by Macenzie Rebelo &
Photography: Courtesy of United Contemporary Gallery
With his new exhibition, Trade visual artist Gordon Shadrach engages his audience in the “placid gaze” of Black men.
“I am well aware of the fact that you can't have a neutral face Black person in a painting because people will often describe them as defiant or angry. You start to realize how much racism there is within this system of interaction.”
Dignity is in Season: A Conversation with Gordon Shadrach
In the recent exhibit by Gordon Shadrach—entitled Trade, presented by United Contemporary Gallery—the Toronto-based painter explores the semiotics of clothing and Black masculinity. Shadrach compares the historic attire of African diasporic peoples to present-day basketball jerseys, highlighting the parallels between Black soldiers and the modern athlete. Shadrach also collaborated with artists Karin Jones and Damian Jöel in the November 2021 exhibit History is Rarely Black or White. Like Trade, History combines visual art and fashion to examine colonial history and Black heritage. Both exhibits illuminate the oppression of Black culture, expression, and prosperity.
What is your understanding of how viewers perceive Black men in paintings?
I’ve actually addressed it in a show I did, Visceral, and it was a direct response to the fact that people were looking at paintings of benign expressions without emotion. This idea of defiance, I’ve seen it over and over again used to describe portraits of Black people who happen to look comfortable. Looking comfortable without questioning why they’re there is an act of defiance, right? So I got really upset about it and started thinking about how we are trained as children in the diaspora to hold our fear, and our anger, under the surface because of the risk that it puts us in. So with Visceral, I wanted to depict various emotional states, because I thought if people are going to say that my sitters looked angry or this or that, I might as well do a show on that.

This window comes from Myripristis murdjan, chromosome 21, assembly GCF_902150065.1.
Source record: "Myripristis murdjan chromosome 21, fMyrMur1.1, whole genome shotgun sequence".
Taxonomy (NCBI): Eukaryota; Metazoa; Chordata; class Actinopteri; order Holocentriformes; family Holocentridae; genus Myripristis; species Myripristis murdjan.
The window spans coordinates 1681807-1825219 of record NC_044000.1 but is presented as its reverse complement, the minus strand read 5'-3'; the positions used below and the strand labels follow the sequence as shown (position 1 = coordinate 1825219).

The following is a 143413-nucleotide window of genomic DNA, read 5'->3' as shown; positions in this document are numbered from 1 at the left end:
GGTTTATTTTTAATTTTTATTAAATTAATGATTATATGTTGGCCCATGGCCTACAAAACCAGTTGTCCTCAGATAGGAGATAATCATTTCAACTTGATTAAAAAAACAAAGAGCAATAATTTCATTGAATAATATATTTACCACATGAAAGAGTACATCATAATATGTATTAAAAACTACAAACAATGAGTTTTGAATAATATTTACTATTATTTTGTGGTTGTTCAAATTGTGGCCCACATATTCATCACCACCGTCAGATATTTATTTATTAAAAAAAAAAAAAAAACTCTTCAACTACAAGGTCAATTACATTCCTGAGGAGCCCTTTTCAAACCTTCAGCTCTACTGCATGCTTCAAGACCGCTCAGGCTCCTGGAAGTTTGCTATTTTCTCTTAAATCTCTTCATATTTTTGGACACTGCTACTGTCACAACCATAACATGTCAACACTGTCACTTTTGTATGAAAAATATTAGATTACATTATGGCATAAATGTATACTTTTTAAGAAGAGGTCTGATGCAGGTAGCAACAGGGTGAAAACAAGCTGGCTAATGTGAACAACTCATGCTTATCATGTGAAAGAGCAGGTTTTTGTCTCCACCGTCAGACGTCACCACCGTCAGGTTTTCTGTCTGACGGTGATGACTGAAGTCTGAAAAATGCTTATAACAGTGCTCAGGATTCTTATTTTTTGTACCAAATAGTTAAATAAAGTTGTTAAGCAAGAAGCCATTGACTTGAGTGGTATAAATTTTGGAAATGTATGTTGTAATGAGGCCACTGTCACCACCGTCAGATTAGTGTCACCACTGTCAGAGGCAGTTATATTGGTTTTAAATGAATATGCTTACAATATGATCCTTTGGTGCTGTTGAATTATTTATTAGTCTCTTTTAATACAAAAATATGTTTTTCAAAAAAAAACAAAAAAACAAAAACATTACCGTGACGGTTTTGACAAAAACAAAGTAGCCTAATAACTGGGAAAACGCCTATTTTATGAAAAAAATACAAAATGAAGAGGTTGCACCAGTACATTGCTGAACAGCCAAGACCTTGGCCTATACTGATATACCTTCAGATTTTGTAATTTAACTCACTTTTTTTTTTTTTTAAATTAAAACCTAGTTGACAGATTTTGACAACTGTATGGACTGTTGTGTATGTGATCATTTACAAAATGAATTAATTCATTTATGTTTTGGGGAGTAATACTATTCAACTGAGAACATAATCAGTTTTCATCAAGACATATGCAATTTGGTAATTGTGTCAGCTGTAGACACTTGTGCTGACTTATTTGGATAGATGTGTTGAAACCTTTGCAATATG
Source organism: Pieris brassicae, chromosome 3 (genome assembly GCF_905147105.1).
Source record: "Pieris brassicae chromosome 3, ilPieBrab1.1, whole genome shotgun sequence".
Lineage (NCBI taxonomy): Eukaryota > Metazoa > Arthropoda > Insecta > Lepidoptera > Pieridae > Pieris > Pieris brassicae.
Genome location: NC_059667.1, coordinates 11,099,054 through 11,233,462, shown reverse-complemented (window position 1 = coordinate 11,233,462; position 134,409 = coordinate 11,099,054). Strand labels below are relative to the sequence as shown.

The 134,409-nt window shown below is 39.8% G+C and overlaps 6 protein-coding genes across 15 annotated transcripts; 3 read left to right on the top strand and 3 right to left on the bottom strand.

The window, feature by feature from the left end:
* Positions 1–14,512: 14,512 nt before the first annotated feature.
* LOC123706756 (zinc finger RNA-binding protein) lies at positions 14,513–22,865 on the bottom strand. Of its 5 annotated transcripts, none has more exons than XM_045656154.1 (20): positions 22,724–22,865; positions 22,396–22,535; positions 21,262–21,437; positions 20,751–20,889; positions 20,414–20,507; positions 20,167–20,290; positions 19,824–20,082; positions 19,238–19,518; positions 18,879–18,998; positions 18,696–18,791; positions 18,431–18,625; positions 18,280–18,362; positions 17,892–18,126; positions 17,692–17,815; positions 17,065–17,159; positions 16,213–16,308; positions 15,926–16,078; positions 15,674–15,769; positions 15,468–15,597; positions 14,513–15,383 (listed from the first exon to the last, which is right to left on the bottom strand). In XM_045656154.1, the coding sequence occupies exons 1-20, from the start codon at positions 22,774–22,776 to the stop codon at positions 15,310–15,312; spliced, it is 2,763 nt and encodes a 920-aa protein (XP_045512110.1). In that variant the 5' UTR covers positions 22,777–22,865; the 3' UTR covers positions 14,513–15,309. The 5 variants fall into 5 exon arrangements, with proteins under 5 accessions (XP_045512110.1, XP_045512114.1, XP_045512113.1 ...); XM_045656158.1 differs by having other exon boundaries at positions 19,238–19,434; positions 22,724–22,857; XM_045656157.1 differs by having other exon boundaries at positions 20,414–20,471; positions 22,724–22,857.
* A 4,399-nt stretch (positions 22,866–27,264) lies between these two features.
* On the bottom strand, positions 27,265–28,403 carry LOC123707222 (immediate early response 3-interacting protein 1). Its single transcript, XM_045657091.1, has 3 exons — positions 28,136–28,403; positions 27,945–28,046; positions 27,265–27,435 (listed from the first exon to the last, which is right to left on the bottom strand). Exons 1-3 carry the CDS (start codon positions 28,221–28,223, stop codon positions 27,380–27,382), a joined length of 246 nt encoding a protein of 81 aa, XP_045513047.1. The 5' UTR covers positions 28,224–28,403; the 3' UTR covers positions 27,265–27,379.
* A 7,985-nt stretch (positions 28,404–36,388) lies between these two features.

I also did a series of hoodie paintings. They were the first paintings that I did with hoodies, where it was about the face being covered and the emotion suggested by the body language and the colour of the hoodie. So the titles were just “Red”, “Black”, and “White”
because I wanted neutrality in the title and everything, and the emotional response to be something that people were reading into it. So the long answer is that I am well aware of the fact that you can’t have a neutral face Black person in a painting because people will often describe them as defiant or angry. You start to realize how much racism there is within this system of interaction.
Find this, and more, in the forthcoming print edition of Issue No.8.
In the meantime, checkout Issue No.7.
Issue No.7 features in-depth interview with artists and arts organizations across 10 cities.